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NASA Announces Discovery of Flowing Liquid Water on Mars
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Posted 2015-09-28, 12:51 PM
New findings from NASA's Mars Reconnaissance Orbiter (MRO) provide the strongest evidence yet that liquid water flows intermittently on present-day Mars.

Using an imaging spectrometer on MRO, researchers detected signatures of hydrated minerals on slopes where mysterious streaks are seen on the Red Planet. These darkish streaks appear to ebb and flow over time. They darken and appear to flow down steep slopes during warm seasons, and then fade in cooler seasons. They appear in several locations on Mars when temperatures are above minus 10 degrees Fahrenheit (minus 23 Celsius), and disappear at colder times.

“Our quest on Mars has been to ‘follow the water,’ in our search for life in the universe, and now we have convincing science that validates what we’ve long suspected,” said John Grunsfeld, astronaut and associate administrator of NASA’s Science Mission Directorate in Washington. “This is a significant development, as it appears to confirm that water -- albeit briny -- is flowing today on the surface of Mars.”

These downhill flows, known as recurring slope lineae (RSL), often have been described as possibly related to liquid water. The new findings of hydrated salts on the slopes point to what that relationship may be to these dark features. The hydrated salts would lower the freezing point of a liquid brine, just as salt on roads here on Earth causes ice and snow to melt more rapidly. Scientists say it’s likely a shallow subsurface flow, with enough water wicking to the surface to explain the darkening.

"We found the hydrated salts only when the seasonal features were widest, which suggests that either the dark streaks themselves or a process that forms them is the source of the hydration. In either case, the detection of hydrated salts on these slopes means that water plays a vital role in the formation of these streaks," said Lujendra Ojha of the Georgia Institute of Technology (Georgia Tech) in Atlanta, lead author of a report on these findings published Sept. 28 by Nature Geoscience.

Ojha first noticed these puzzling features as a University of Arizona undergraduate student in 2010, using images from the MRO's High Resolution Imaging Science Experiment (HiRISE). HiRISE observations now have documented RSL at dozens of sites on Mars. The new study pairs HiRISE observations with mineral mapping by MRO’s Compact Reconnaissance Imaging Spectrometer for Mars (CRISM).

The spectrometer observations show signatures of hydrated salts at multiple RSL locations, but only when the dark features were relatively wide. When the researchers looked at the same locations and RSL weren't as extensive, they detected no hydrated salt.

Ojha and his co-authors interpret the spectral signatures as caused by hydrated minerals called perchlorates. The hydrated salts most consistent with the chemical signatures are likely a mixture of magnesium perchlorate, magnesium chlorate and sodium perchlorate. Some perchlorates have been shown to keep liquids from freezing even when conditions are as cold as minus 94 degrees Fahrenheit (minus 70 Celsius). On Earth, naturally produced perchlorates are concentrated in deserts, and some types of perchlorates can be used as rocket propellant.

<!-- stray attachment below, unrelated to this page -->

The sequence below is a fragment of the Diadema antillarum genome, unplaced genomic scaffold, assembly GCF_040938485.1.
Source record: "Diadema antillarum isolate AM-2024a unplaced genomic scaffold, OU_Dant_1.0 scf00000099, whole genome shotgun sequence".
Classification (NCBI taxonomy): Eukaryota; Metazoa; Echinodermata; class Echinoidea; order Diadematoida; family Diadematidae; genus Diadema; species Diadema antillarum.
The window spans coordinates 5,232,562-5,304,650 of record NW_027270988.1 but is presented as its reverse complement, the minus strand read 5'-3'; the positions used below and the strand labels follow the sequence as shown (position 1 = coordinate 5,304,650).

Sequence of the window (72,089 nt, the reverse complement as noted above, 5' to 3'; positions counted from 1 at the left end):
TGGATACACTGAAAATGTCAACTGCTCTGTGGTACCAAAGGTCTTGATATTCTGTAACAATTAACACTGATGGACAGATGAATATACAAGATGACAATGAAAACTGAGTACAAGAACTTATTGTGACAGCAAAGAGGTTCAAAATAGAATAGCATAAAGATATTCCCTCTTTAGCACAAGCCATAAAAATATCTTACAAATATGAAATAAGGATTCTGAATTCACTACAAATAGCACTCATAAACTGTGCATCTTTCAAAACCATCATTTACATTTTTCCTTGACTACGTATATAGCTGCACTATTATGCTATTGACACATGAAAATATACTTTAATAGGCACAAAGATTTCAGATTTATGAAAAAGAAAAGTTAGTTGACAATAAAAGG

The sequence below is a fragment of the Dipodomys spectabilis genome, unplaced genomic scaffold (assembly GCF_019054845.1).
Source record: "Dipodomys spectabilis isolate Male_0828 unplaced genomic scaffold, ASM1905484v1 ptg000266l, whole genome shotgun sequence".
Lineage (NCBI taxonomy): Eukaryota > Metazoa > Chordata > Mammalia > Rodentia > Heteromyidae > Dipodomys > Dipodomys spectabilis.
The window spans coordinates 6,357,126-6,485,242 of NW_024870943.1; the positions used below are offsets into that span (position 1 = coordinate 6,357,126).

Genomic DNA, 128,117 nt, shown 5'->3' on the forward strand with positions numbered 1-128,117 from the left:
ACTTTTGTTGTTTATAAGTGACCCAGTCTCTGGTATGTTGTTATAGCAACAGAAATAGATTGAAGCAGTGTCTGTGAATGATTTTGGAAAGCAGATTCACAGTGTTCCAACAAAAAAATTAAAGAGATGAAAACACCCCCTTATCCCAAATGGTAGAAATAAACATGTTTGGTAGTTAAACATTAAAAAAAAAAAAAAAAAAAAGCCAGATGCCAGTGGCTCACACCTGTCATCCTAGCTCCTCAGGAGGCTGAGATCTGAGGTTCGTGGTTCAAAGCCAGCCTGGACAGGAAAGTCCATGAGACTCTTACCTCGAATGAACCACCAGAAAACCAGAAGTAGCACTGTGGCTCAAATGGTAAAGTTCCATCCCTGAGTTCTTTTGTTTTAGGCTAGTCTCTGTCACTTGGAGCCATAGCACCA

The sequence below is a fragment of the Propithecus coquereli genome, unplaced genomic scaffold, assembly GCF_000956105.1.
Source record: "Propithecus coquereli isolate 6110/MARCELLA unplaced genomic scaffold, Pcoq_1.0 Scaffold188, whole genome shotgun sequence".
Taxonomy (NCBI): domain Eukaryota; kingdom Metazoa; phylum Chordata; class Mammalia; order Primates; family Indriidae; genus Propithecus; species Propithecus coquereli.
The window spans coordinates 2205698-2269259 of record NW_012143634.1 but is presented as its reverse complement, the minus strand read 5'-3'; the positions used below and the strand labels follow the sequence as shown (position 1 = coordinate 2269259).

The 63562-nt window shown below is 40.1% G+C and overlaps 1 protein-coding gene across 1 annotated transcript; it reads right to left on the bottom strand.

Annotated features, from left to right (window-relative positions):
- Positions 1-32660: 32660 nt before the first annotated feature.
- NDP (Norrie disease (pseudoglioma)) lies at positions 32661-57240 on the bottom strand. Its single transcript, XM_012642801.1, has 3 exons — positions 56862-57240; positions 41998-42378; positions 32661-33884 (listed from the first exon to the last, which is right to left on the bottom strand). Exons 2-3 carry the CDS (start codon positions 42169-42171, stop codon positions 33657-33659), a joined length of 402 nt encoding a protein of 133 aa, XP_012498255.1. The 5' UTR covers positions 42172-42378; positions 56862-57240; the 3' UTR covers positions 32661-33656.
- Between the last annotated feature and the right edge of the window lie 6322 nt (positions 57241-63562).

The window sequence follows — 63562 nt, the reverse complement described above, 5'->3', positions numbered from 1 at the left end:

Perchlorates have previously been seen on Mars. NASA's Phoenix lander and Curiosity rover both found them in the planet's soil, and some scientists believe that the Viking missions in the 1970s measured signatures of these salts. However, this study of RSL detected perchlorates, now in hydrated form, in different areas than those explored by the landers. This also is the first time perchlorates have been identified from orbit.

MRO has been examining Mars since 2006 with its six science instruments.

"The ability of MRO to observe for multiple Mars years with a payload able to see the fine detail of these features has enabled findings such as these: first identifying the puzzling seasonal streaks and now making a big step towards explaining what they are," said Rich Zurek, MRO project scientist at NASA's Jet Propulsion Laboratory (JPL) in Pasadena, California.

For Ojha, the new findings are more proof that the mysterious lines he first saw darkening Martian slopes five years ago are, indeed, present-day water.

"When most people talk about water on Mars, they're usually talking about ancient water or frozen water," he said. "Now we know there’s more to the story. This is the first spectral detection that unambiguously supports our liquid water-formation hypotheses for RSL."

The discovery is the latest of many breakthroughs by NASA’s Mars missions.

“It took multiple spacecraft over several years to solve this mystery, and now we know there is liquid water on the surface of this cold, desert planet,” said Michael Meyer, lead scientist for NASA’s Mars Exploration Program at the agency’s headquarters in Washington. “It seems that the more we study Mars, the more we learn how life could be supported and where there are resources to support life in the future.”

http://www.nasa.gov/press-release/na...n-today-s-mars
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Posted 2015-09-29, 12:33 AM in reply to Demosthenes's post "NASA Announces Discovery of Flowing..."
It sounds like the "flowing" descriptor is being improperly used according to the chief scientist.

Rich Zurek, Chief Scientist, NASA Mars Program Office; Project Scientist, Mars Reconnaissance Orbiter said:
Think of this as a "seep" not a flow. We have not seen flowing water on the surface. We see something that darkens the soil, which may be just a wetting action but still involves (briny) liquid. -RZ

This is still really cool though. Here is an AMA that a few from the team did on Reddit today.
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Posted 2015-09-30, 08:58 AM in reply to Demosthenes's post "NASA Announces Discovery of Flowing..."
From what I read, this flowing water is salty like the dead sea, so not conducive to life.